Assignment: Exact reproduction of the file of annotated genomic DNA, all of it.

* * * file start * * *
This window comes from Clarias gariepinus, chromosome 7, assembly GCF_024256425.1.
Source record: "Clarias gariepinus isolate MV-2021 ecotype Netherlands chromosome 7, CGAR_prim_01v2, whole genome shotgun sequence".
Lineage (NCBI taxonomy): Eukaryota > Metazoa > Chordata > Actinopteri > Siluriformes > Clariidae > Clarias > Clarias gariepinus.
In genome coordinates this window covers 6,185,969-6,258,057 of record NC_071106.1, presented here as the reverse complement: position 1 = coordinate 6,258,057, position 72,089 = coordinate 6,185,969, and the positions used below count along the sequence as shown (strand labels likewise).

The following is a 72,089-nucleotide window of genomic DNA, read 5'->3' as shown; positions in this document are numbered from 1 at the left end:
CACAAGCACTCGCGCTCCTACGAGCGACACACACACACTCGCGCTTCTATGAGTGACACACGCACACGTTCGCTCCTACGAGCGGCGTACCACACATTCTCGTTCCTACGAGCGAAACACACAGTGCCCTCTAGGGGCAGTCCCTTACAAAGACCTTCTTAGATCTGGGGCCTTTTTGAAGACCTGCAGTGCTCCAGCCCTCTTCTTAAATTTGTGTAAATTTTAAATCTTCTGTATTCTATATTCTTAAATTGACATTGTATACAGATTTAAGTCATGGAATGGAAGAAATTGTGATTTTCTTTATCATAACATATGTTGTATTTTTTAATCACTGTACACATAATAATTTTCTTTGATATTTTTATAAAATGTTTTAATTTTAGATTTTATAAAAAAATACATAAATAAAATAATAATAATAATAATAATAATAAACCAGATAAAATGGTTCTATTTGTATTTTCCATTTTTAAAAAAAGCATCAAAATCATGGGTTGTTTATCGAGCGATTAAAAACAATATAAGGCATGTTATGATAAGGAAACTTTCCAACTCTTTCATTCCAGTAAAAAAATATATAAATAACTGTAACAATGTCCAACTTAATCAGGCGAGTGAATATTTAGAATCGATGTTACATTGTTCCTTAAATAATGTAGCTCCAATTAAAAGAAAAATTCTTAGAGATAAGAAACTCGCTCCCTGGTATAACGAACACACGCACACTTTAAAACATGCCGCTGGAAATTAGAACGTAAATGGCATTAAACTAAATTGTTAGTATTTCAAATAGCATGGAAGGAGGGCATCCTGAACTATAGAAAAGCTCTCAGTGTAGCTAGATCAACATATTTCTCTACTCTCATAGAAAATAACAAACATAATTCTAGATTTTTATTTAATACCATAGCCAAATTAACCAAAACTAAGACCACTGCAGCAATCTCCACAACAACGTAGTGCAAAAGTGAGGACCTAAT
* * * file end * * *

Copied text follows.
This window comes from Clarias gariepinus, chromosome 7, assembly GCF_024256425.1.
Source record: "Clarias gariepinus isolate MV-2021 ecotype Netherlands chromosome 7, CGAR_prim_01v2, whole genome shotgun sequence".
Lineage (NCBI taxonomy): Eukaryota > Metazoa > Chordata > Actinopteri > Siluriformes > Clariidae > Clarias > Clarias gariepinus.
In genome coordinates this window covers 6,185,969-6,258,057 of record NC_071106.1, presented here as the reverse complement: position 1 = coordinate 6,258,057, position 72,089 = coordinate 6,185,969, and the positions used below count along the sequence as shown (strand labels likewise).

The following is a 72,089-nucleotide window of genomic DNA, read 5'->3' as shown; positions in this document are numbered from 1 at the left end:
CACAAGCACTCGCGCTCCTACGAGCGACACACACACACTCGCGCTTCTATGAGTGACACACGCACACGTTCGCTCCTACGAGCGGCGTACCACACATTCTCGTTCCTACGAGCGAAACACACAGTGCCCTCTAGGGGCAGTCCCTTACAAAGACCTTCTTAGATCTGGGGCCTTTTTGAAGACCTGCAGTGCTCCAGCCCTCTTCTTAAATTTGTGTAAATTTTAAATCTTCTGTATTCTATATTCTTAAATTGACATTGTATACAGATTTAAGTCATGGAATGGAAGAAATTGTGATTTTCTTTATCATAACATATGTTGTATTTTTTAATCACTGTACACATAATAATTTTCTTTGATATTTTTATAAAATGTTTTAATTTTAGATTTTATAAAAAAATACATAAATAAAATAATAATAATAATAATAATAATAAACCAGATAAAATGGTTCTATTTGTATTTTCCATTTTTAAAAAAAGCATCAAAATCATGGGTTGTTTATCGAGCGATTAAAAACAATATAAGGCATGTTATGATAAGGAAACTTTCCAACTCTTTCATTCCAGTAAAAAAATATATAAATAACTGTAACAATGTCCAACTTAATCAGGCGAGTGAATATTTAGAATCGATGTTACATTGTTCCTTAAATAATGTAGCTCCAATTAAAAGAAAAATTCTTAGAGATAAGAAACTCGCTCCCTGGTATAACGAACACACGCACACTTTAAAACATGCCGCTGGAAATTAGAACGTAAATGGCATTAAACTAAATTGTTAGTATTTCAAATAGCATGGAAGGAGGGCATCCTGAACTATAGAAAAGCTCTCAGTGTAGCTAGATCAACATATTTCTCTACTCTCATAGAAAATAACAAACATAATTCTAGATTTTTATTTAATACCATAGCCAAATTAACCAAAACTAAGACCACTGCAGCAATCTCCACAACAACGTAGTGCAAAAGTGAGGACCTAAT